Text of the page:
Home Planet of the Humans exploits our unprocessed climate grief

Planet of the Humans exploits our unprocessed climate grief

Preview Image

After watching Planet of the Humans (POTH), Michael Moore and Jeff Gibbs’ recent film about the ecological crisis, I found I had a sympathy for it that was hard to understand. After all, the movie is premised on misleading science and unjustified attacks on leaders of the environmental movement. The failures and falsehoods of this movie are by now well documented. Then what was this sympathy about? What chord was it striking in me? And what might others’ reactions to this film illuminate?

With Planet of the Humans, the production team aims to take down the idea that green energy will save us from climate change, and to provoke deeper and wider conversations about how we’re living in relation to our planet. It has two main attacks—pointing out deficiencies in solar and wind energy, and critiquing biofuels and environmental leaders who once supported them. It presents a grim and hopeless picture of our situation, one in which we have been sold false hope and been betrayed.

The film was extremely controversial, was met with intense criticism, and was taken down from YouTube after being watched 7.5 million times in about a month.

A deeply flawed movie

Planet of the Humans uses outdated and misleading science, portraying the state of renewable energy roughly ten years ago as current and using out of context examples. The directors claim that this doesn’t matter, that what they are trying to reveal is the delusional and almost religious nature of our faith in green energy, which has been unchanged over the decade or so over which they made the film.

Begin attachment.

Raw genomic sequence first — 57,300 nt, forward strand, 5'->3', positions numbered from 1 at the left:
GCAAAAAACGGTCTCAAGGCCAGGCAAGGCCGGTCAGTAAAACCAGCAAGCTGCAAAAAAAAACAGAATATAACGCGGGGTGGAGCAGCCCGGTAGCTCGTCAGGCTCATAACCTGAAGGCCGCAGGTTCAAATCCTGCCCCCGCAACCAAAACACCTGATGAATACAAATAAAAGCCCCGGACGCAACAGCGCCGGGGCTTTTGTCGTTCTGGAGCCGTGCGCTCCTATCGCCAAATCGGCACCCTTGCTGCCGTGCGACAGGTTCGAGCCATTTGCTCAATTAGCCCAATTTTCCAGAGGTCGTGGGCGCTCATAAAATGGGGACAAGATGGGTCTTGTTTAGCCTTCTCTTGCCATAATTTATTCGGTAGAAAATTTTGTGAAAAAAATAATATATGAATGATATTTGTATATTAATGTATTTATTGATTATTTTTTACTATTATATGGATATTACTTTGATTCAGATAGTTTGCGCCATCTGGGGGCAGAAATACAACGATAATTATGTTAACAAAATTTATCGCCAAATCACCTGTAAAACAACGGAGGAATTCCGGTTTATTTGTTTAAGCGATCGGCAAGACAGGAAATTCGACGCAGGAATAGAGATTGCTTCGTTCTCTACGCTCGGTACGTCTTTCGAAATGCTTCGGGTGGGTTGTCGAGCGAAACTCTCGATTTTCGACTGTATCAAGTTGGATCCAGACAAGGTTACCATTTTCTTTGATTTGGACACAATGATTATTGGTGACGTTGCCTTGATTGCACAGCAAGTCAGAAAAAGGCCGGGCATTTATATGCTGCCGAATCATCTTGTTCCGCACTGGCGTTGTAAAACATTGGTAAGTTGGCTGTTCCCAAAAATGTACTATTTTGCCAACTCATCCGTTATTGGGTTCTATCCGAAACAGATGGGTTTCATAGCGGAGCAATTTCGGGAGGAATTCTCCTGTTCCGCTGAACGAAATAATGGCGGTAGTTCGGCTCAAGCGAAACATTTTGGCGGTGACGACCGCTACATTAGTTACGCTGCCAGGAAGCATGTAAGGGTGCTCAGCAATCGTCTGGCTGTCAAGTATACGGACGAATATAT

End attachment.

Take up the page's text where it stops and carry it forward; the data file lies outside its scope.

It’s interesting that their overall point may be true—there are significant limitations to wind and solar, and it’s unlikely that we’d be able to maintain our current lifestyles while transitioning completely to green energy. But since the movie is based on inaccurate science, much of the conversation about it has focused on debunking the science and dismissing the movie, or, on the other side, defending the movie and denying the validity of the criticism. Although the directors hoped to avoid conversations focused on technical details, their use of misleading science guaranteed that that would be the result. In my experience, it hasn’t yet resulted in genuine conversation about how much of a green energy transition is truly possible, or how we might change the way we live.

The other major thrust of the movie is an attack on Bill Mckibben and other environmental activists and groups for being corrupted, and again they miss the mark. But, taken impressionistically and ignoring the particulars, their general point is true—there are environmental groups corrupted by financial interest, well documented for example by Naomi Klein in Capitalism vs. the Climate. Again, the odd combination of an emotionally resonant, generally valid larger point built from a pile of falsehoods seems perfectly designed to generate fruitless debate.